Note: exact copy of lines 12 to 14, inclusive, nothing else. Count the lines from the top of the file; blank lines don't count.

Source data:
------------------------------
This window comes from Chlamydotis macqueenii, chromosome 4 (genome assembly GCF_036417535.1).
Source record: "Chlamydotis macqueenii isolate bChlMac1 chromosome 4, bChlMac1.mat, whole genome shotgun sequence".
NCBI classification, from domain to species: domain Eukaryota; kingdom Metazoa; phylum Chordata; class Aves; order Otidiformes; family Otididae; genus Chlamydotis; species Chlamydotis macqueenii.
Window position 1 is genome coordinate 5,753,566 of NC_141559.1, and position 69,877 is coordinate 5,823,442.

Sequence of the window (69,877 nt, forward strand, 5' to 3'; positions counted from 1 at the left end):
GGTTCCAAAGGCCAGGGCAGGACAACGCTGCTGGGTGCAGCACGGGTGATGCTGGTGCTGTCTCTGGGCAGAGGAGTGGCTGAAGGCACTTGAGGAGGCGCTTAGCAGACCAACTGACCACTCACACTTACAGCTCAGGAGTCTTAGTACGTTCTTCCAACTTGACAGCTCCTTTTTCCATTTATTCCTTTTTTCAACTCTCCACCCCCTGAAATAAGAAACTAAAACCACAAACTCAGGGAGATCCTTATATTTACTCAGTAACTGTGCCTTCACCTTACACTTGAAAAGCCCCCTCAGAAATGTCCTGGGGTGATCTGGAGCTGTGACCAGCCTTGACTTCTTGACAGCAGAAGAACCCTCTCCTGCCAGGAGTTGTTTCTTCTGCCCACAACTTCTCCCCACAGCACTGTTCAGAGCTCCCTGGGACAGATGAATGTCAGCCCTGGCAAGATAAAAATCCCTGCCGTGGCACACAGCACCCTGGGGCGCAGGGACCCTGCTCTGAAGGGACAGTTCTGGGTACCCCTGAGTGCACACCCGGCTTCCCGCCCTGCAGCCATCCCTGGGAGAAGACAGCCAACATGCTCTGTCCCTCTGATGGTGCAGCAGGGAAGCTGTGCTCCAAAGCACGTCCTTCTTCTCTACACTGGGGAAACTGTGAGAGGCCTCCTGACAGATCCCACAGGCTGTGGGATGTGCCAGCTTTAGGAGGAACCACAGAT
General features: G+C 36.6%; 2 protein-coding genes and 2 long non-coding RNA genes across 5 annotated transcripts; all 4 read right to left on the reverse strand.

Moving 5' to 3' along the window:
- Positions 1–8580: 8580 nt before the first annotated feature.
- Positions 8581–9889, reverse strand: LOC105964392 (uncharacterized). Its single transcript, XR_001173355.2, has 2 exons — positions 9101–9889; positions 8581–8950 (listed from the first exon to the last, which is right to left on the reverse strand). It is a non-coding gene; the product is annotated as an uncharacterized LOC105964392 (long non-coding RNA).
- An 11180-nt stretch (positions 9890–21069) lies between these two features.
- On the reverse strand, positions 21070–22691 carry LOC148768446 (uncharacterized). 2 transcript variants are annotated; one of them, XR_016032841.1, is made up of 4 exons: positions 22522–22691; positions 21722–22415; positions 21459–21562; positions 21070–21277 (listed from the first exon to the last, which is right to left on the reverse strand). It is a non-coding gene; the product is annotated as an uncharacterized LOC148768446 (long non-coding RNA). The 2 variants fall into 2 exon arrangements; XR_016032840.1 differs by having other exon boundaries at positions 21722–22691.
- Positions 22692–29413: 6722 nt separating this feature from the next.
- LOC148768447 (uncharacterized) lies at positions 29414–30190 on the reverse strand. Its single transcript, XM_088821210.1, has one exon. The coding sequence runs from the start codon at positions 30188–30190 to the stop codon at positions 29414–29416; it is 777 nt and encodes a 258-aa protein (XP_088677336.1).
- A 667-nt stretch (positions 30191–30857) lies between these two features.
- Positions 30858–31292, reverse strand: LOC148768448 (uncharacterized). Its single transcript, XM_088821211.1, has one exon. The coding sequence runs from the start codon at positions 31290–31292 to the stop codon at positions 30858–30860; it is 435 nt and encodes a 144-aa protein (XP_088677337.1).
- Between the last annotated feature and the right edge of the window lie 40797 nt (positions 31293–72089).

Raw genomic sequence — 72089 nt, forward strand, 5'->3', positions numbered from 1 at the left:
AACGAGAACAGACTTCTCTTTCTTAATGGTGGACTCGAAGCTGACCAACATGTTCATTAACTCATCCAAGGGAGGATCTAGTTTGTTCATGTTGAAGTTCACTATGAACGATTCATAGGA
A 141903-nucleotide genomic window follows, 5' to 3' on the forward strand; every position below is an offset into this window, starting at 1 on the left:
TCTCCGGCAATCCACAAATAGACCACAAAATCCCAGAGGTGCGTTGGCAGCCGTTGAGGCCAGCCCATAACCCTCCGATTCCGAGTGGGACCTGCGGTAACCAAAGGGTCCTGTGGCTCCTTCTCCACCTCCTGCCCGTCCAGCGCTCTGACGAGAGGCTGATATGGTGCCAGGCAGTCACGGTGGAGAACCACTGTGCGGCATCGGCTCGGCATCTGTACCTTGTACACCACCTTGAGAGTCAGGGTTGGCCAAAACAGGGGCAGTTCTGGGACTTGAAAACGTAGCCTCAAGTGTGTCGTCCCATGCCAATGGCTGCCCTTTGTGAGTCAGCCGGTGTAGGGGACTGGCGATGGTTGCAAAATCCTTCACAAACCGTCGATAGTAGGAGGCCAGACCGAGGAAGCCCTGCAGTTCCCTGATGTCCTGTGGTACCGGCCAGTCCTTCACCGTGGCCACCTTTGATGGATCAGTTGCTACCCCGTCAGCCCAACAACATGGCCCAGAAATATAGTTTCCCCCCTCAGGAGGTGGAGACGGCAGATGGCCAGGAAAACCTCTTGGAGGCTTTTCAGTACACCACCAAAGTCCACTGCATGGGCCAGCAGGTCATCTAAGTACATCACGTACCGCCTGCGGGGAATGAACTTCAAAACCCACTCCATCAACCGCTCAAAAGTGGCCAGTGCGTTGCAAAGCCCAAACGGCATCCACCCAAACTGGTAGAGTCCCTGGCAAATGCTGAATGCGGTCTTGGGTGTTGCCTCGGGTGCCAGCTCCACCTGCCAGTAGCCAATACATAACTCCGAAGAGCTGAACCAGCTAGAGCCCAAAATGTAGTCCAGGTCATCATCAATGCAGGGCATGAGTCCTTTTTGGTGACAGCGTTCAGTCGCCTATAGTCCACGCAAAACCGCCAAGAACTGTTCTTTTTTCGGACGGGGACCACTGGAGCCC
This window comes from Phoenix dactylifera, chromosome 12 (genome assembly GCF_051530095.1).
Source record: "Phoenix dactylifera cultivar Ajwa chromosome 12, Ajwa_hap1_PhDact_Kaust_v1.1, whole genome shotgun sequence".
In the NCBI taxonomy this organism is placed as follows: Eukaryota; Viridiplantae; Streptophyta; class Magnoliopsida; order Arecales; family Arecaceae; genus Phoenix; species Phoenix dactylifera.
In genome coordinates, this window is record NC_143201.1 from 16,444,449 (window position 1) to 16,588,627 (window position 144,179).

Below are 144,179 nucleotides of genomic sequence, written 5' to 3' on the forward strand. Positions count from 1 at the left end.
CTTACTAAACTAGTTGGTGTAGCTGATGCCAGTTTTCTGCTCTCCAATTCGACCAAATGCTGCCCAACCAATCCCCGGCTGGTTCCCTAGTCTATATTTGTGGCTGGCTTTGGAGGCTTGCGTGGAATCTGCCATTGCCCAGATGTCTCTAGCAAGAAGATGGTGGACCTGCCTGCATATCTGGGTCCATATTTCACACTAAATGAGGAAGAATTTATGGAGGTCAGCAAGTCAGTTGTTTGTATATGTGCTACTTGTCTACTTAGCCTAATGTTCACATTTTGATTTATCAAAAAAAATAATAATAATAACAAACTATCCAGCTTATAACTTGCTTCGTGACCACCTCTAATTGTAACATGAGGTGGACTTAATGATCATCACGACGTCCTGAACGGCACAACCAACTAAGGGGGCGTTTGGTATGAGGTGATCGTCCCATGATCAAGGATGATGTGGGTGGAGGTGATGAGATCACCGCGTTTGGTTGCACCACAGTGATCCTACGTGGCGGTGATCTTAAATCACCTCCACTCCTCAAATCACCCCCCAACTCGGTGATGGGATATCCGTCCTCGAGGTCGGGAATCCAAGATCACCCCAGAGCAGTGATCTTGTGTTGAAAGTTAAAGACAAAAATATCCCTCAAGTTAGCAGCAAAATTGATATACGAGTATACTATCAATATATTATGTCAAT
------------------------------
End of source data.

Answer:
- On the reverse strand, positions 21070–22691 carry LOC148768446 (uncharacterized). 2 transcript variants are annotated; one of them, XR_016032841.1, is made up of 4 exons: positions 22522–22691; positions 21722–22415; positions 21459–21562; positions 21070–21277 (listed from the first exon to the last, which is right to left on the reverse strand). It is a non-coding gene; the product is annotated as an uncharacterized LOC148768446 (long non-coding RNA). The 2 variants fall into 2 exon arrangements; XR_016032840.1 differs by having other exon boundaries at positions 21722–22691.
- Positions 22692–29413: 6722 nt separating this feature from the next.
- LOC148768447 (uncharacterized) lies at positions 29414–30190 on the reverse strand. Its single transcript, XM_088821210.1, has one exon. The coding sequence runs from the start codon at positions 30188–30190 to the stop codon at positions 29414–29416; it is 777 nt and encodes a 258-aa protein (XP_088677336.1).